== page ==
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Brains and brawn: Japanese martial art blends perfectly in Bellevue | Community sports feature
BY JOSH SUMAN
George Ledyard has seen all the martial arts fads.
From the Kung Fu craze that swept the US in the 1970s to the current popularity of MMA, which has taken combat sports to a new level both in terms of violence and mainstream attraction, Ledyard has been there for it all.
But even in the midst of a society constantly seeking something bloodier and closer to the edge, the longtime Bellevue resident and the countless students he has taught in the inviting Factoria dojo at Aikido Eastside, have found studying martial arts is about more than breaking boards or noses.
Ledyard began his study of martial arts with a variety of forms, including Kung Fu and Judo. But after dabbling in several of the more mainstream martial arts, which are primarily focused on self-defense and carry a certain level of inherent violence, Ledyard found he was left unsatisfied.
That's when he found Aikido.
Started around the turn of the 20th Century in Japan by Morihei Ueshiba, Aikido is a uniquely intricate martial art that combines commonly used techniques and a spiritual focus that is considered equally important. While many of the physical tenants of other martial arts come into play in one form or another, Ledyard emphasized that Aikido is probably not the best option for those looking to fend off purse snatchers or put on their best Chuck Norris impression when trouble starts brewing.
"Aikido is really a different martial art," Ledyard said. "It's definitely not the short road to self-defense."
Like any martial art, Aikido is made up of pillars that remain constant throughout all practices and interpretations that can vary widely based on an instructor and his or her lineage through the art.
For students at Aikido Eastside, that means an opportunity to carry on principles laid down by the founder himself.
Ledyard began his intensive study of Aikido while in Washington DC during and after college and his instructor was Mitsugi Saotome, one of the original students of Ueshiba. The opportunity not only to teach Aikido but carry on the philosophies from the originator of the genre is one of the many joys Ledyard said he experiences in the dojo.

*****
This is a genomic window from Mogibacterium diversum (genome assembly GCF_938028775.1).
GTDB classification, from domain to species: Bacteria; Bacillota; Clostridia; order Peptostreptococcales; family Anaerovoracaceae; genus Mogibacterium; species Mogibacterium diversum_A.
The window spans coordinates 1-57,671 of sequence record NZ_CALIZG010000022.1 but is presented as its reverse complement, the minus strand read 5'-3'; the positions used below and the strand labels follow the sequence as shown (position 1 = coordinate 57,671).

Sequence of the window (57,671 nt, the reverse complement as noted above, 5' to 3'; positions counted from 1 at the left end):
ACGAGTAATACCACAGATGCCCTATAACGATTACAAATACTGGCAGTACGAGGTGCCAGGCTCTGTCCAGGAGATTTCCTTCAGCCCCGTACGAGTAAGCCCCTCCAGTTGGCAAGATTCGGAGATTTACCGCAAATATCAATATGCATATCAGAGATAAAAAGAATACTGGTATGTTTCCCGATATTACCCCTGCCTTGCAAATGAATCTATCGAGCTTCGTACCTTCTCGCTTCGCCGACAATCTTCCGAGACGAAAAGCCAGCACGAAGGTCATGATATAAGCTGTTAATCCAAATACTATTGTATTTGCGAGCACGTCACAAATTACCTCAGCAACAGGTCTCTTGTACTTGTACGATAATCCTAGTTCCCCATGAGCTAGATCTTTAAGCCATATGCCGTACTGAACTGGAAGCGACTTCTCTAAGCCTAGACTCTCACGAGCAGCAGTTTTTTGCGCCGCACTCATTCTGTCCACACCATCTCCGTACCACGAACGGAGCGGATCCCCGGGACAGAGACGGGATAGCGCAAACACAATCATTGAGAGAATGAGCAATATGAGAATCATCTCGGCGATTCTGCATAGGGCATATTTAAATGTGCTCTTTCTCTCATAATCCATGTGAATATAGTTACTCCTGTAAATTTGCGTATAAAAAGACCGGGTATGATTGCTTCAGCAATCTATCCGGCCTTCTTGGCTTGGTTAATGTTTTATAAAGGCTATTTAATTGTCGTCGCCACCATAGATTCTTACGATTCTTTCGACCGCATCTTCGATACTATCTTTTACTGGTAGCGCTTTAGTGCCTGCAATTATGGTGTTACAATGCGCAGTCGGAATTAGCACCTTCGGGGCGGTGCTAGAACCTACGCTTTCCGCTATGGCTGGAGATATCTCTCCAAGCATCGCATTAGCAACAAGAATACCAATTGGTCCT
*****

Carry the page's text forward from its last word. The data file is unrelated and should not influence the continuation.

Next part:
"I've had a lot of feedback from people who tell me what we did here was transformative," he said. "People find the community of the dojo to be a supportive place."
It is mostly professional clientele that fills classes at Aikido Eastside today, as the younger generation has increasingly gravitated towards the more popular MMA. Ledyard said he also trains a number of females, and that most of his students are more concerned about the spiritual growth that can be gained rather than self-defense.
That was especially true for a young man who studied with Ledyard for only a few months during a time of intense personal struggle. While in the class, the student was able to connect with an array of business leaders and technology gurus, which caused him to reexamine his own path. Ledyard received an email from the man recently, which was written from his combat zone in Afghanistan, where he was serving as a member of the United States military. Though he only took classes at Aikido Eastside for around a month, the experience and fellow students were enough to leave a lasting impact.
"I remembered him, but you never would have predicted three weeks would have that effect on him,"Ledyard said. "It was the people."
The dojo at Aikido Eastside is exceptionally authentic to the Japanese martial arts experience. JOSH SUMAN, BELLEVUE REPORTER
Training implements hang on a rack at Aikido Eastside, where all of the training is done in pairs. JOSH SUMAN, BELLEVUE REPORTER
Ledyard pays homage to the many historical figures of Aikido, including its founder. JOSH SUMAN, BELLEVUE REPORTER
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